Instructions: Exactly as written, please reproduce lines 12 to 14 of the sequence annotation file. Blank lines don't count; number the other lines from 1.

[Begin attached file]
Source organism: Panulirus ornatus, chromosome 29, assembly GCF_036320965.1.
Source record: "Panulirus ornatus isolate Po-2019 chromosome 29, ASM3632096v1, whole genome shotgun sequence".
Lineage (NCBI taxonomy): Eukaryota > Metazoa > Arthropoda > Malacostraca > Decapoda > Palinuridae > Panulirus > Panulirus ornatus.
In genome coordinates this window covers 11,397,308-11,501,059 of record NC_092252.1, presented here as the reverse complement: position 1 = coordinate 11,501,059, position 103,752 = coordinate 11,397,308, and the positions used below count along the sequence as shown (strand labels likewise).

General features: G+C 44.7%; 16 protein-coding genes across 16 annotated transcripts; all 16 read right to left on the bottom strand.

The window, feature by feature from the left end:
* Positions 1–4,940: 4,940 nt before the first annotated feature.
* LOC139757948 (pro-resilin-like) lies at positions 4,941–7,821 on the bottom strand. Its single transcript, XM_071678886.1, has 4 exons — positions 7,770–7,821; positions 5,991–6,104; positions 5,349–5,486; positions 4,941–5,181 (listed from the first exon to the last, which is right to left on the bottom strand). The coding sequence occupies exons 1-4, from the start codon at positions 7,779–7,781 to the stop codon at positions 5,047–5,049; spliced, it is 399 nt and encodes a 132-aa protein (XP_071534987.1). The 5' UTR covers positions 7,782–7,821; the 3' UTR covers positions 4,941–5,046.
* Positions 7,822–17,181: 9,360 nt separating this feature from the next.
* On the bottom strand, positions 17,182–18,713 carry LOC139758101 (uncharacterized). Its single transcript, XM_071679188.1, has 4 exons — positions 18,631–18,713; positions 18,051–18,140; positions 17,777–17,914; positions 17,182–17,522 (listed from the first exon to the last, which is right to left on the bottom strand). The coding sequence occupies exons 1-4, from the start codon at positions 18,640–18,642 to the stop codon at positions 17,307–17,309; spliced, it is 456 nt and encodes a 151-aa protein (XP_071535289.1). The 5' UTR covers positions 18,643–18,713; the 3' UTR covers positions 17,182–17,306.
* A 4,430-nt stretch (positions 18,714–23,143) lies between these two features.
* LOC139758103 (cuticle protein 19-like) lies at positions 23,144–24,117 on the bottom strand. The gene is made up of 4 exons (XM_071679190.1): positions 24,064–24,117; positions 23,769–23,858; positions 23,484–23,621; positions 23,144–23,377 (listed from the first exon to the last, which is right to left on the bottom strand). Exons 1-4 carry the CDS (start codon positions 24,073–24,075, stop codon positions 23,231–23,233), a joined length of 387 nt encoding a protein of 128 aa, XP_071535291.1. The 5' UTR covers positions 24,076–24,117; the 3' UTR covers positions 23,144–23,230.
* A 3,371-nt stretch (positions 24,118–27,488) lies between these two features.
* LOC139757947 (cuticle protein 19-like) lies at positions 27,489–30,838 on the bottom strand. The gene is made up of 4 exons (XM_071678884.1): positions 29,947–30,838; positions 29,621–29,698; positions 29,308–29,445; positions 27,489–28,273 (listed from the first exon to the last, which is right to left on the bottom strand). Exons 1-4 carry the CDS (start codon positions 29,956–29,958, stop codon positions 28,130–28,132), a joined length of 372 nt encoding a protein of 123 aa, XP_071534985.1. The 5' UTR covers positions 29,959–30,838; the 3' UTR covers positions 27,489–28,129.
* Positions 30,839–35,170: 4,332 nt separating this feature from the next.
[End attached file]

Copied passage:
* LOC139758103 (cuticle protein 19-like) lies at positions 23,144–24,117 on the bottom strand. The gene is made up of 4 exons (XM_071679190.1): positions 24,064–24,117; positions 23,769–23,858; positions 23,484–23,621; positions 23,144–23,377 (listed from the first exon to the last, which is right to left on the bottom strand). Exons 1-4 carry the CDS (start codon positions 24,073–24,075, stop codon positions 23,231–23,233), a joined length of 387 nt encoding a protein of 128 aa, XP_071535291.1. The 5' UTR covers positions 24,076–24,117; the 3' UTR covers positions 23,144–23,230.
* A 3,371-nt stretch (positions 24,118–27,488) lies between these two features.
* LOC139757947 (cuticle protein 19-like) lies at positions 27,489–30,838 on the bottom strand. The gene is made up of 4 exons (XM_071678884.1): positions 29,947–30,838; positions 29,621–29,698; positions 29,308–29,445; positions 27,489–28,273 (listed from the first exon to the last, which is right to left on the bottom strand). Exons 1-4 carry the CDS (start codon positions 29,956–29,958, stop codon positions 28,130–28,132), a joined length of 372 nt encoding a protein of 123 aa, XP_071534985.1. The 5' UTR covers positions 29,959–30,838; the 3' UTR covers positions 27,489–28,129.